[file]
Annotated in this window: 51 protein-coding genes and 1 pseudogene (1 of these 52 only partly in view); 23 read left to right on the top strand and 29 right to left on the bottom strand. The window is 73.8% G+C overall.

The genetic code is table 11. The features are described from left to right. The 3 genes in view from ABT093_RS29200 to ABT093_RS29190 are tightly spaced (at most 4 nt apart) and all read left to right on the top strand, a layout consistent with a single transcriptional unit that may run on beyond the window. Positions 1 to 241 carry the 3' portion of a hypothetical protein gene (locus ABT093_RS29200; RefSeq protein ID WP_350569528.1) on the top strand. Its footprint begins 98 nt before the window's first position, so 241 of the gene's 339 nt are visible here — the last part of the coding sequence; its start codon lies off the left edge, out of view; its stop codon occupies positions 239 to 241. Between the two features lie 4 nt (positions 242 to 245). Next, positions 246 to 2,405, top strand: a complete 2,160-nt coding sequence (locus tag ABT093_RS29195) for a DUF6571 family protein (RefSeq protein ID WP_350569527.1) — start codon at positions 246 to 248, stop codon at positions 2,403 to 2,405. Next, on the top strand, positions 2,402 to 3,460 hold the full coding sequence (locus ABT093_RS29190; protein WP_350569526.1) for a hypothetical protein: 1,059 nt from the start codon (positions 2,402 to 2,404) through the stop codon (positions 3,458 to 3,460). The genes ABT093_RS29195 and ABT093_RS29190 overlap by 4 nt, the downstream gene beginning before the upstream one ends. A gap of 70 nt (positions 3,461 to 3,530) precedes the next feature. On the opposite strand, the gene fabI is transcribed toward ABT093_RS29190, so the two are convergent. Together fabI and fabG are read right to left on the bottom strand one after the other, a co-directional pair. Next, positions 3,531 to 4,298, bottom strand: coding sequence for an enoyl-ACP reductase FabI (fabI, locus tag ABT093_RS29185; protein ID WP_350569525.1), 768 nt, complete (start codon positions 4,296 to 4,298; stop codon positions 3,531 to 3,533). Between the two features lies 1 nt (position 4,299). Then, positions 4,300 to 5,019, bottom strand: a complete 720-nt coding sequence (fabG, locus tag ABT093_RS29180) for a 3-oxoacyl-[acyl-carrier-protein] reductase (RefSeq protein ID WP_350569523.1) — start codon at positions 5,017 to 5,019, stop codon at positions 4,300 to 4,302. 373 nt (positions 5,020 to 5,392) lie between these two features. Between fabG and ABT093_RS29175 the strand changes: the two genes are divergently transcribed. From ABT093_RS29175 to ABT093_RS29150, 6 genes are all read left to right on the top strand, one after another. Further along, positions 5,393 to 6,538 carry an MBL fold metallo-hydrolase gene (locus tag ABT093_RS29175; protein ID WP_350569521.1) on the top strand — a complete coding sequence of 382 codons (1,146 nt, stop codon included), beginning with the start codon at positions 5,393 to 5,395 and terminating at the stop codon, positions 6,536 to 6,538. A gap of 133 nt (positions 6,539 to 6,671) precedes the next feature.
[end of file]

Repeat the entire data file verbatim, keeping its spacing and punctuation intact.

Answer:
Annotated in this window: 51 protein-coding genes and 1 pseudogene (1 of these 52 only partly in view); 23 read left to right on the top strand and 29 right to left on the bottom strand. The window is 73.8% G+C overall.

The genetic code is table 11. The features are described from left to right. The 3 genes in view from ABT093_RS29200 to ABT093_RS29190 are tightly spaced (at most 4 nt apart) and all read left to right on the top strand, a layout consistent with a single transcriptional unit that may run on beyond the window. Positions 1 to 241 carry the 3' portion of a hypothetical protein gene (locus ABT093_RS29200; RefSeq protein ID WP_350569528.1) on the top strand. Its footprint begins 98 nt before the window's first position, so 241 of the gene's 339 nt are visible here — the last part of the coding sequence; its start codon lies off the left edge, out of view; its stop codon occupies positions 239 to 241. Between the two features lie 4 nt (positions 242 to 245). Next, positions 246 to 2,405, top strand: a complete 2,160-nt coding sequence (locus tag ABT093_RS29195) for a DUF6571 family protein (RefSeq protein ID WP_350569527.1) — start codon at positions 246 to 248, stop codon at positions 2,403 to 2,405. Next, on the top strand, positions 2,402 to 3,460 hold the full coding sequence (locus ABT093_RS29190; protein WP_350569526.1) for a hypothetical protein: 1,059 nt from the start codon (positions 2,402 to 2,404) through the stop codon (positions 3,458 to 3,460). The genes ABT093_RS29195 and ABT093_RS29190 overlap by 4 nt, the downstream gene beginning before the upstream one ends. A gap of 70 nt (positions 3,461 to 3,530) precedes the next feature. On the opposite strand, the gene fabI is transcribed toward ABT093_RS29190, so the two are convergent. Together fabI and fabG are read right to left on the bottom strand one after the other, a co-directional pair. Next, positions 3,531 to 4,298, bottom strand: coding sequence for an enoyl-ACP reductase FabI (fabI, locus tag ABT093_RS29185; protein ID WP_350569525.1), 768 nt, complete (start codon positions 4,296 to 4,298; stop codon positions 3,531 to 3,533). Between the two features lies 1 nt (position 4,299). Then, positions 4,300 to 5,019, bottom strand: a complete 720-nt coding sequence (fabG, locus tag ABT093_RS29180) for a 3-oxoacyl-[acyl-carrier-protein] reductase (RefSeq protein ID WP_350569523.1) — start codon at positions 5,017 to 5,019, stop codon at positions 4,300 to 4,302. 373 nt (positions 5,020 to 5,392) lie between these two features. Between fabG and ABT093_RS29175 the strand changes: the two genes are divergently transcribed. From ABT093_RS29175 to ABT093_RS29150, 6 genes are all read left to right on the top strand, one after another. Further along, positions 5,393 to 6,538 carry an MBL fold metallo-hydrolase gene (locus tag ABT093_RS29175; protein ID WP_350569521.1) on the top strand — a complete coding sequence of 382 codons (1,146 nt, stop codon included), beginning with the start codon at positions 5,393 to 5,395 and terminating at the stop codon, positions 6,536 to 6,538. A gap of 133 nt (positions 6,539 to 6,671) precedes the next feature.